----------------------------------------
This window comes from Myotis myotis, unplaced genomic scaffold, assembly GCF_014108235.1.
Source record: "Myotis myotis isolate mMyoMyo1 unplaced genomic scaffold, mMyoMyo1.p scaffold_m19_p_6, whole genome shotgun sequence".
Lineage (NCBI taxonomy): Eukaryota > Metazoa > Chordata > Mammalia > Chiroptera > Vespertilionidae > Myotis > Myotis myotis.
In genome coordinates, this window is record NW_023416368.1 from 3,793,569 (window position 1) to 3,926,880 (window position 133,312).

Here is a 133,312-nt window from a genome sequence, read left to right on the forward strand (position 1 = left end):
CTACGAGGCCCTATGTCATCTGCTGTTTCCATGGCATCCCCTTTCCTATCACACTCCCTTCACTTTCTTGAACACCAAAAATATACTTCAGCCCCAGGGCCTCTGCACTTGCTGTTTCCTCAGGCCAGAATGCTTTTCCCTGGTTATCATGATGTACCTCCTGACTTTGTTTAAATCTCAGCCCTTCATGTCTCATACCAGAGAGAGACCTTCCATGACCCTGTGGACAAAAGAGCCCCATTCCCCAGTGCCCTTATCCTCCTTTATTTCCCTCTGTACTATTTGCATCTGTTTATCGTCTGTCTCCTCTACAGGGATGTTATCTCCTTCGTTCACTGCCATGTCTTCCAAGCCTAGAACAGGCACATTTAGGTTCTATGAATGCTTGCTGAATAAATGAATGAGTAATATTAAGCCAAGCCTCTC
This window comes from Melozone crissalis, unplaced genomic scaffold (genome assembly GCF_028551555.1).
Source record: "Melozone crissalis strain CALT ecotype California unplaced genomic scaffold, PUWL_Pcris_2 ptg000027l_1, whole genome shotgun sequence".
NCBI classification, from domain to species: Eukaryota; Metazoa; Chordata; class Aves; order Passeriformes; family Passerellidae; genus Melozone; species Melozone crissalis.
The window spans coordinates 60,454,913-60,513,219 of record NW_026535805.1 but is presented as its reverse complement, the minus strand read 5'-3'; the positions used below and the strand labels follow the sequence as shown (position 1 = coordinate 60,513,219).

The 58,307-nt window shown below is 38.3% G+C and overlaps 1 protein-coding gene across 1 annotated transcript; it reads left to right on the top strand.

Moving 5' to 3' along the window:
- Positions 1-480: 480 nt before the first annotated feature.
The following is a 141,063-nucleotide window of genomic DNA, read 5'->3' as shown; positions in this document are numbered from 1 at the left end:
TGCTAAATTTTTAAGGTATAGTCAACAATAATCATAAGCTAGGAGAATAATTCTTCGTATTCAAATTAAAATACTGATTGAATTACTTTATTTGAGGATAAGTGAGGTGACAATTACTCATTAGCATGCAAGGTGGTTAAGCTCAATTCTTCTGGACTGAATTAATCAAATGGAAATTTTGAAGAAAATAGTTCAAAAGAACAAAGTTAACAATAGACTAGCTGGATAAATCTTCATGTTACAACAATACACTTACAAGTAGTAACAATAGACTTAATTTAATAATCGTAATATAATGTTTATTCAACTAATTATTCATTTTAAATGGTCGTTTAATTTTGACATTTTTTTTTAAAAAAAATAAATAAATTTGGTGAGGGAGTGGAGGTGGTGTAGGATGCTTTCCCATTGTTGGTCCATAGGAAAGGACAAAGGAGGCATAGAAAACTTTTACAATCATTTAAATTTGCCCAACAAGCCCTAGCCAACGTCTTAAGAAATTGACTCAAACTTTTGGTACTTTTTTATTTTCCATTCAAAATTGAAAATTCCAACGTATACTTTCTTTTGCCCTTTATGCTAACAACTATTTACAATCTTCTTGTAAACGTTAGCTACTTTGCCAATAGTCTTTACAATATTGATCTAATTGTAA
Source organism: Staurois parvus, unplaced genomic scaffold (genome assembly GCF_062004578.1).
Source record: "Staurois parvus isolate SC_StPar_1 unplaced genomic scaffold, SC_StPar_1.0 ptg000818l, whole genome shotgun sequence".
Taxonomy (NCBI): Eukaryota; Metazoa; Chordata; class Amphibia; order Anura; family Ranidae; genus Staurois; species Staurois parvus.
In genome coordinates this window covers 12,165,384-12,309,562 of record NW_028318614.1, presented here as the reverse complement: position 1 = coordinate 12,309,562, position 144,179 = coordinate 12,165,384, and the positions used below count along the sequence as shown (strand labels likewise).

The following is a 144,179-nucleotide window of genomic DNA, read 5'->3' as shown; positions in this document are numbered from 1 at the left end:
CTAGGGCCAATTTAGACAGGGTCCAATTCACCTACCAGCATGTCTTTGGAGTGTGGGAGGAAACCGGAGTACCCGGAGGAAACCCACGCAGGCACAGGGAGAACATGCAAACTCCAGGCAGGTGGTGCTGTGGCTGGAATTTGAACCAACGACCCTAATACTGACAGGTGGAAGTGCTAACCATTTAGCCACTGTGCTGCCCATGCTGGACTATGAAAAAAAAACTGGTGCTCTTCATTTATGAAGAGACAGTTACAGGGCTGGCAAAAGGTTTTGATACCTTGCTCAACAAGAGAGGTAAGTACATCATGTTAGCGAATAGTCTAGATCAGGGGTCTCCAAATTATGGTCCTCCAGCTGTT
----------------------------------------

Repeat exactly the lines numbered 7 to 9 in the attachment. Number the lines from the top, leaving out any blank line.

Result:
This window comes from Melozone crissalis, unplaced genomic scaffold (genome assembly GCF_028551555.1).
Source record: "Melozone crissalis strain CALT ecotype California unplaced genomic scaffold, PUWL_Pcris_2 ptg000027l_1, whole genome shotgun sequence".
NCBI classification, from domain to species: Eukaryota; Metazoa; Chordata; class Aves; order Passeriformes; family Passerellidae; genus Melozone; species Melozone crissalis.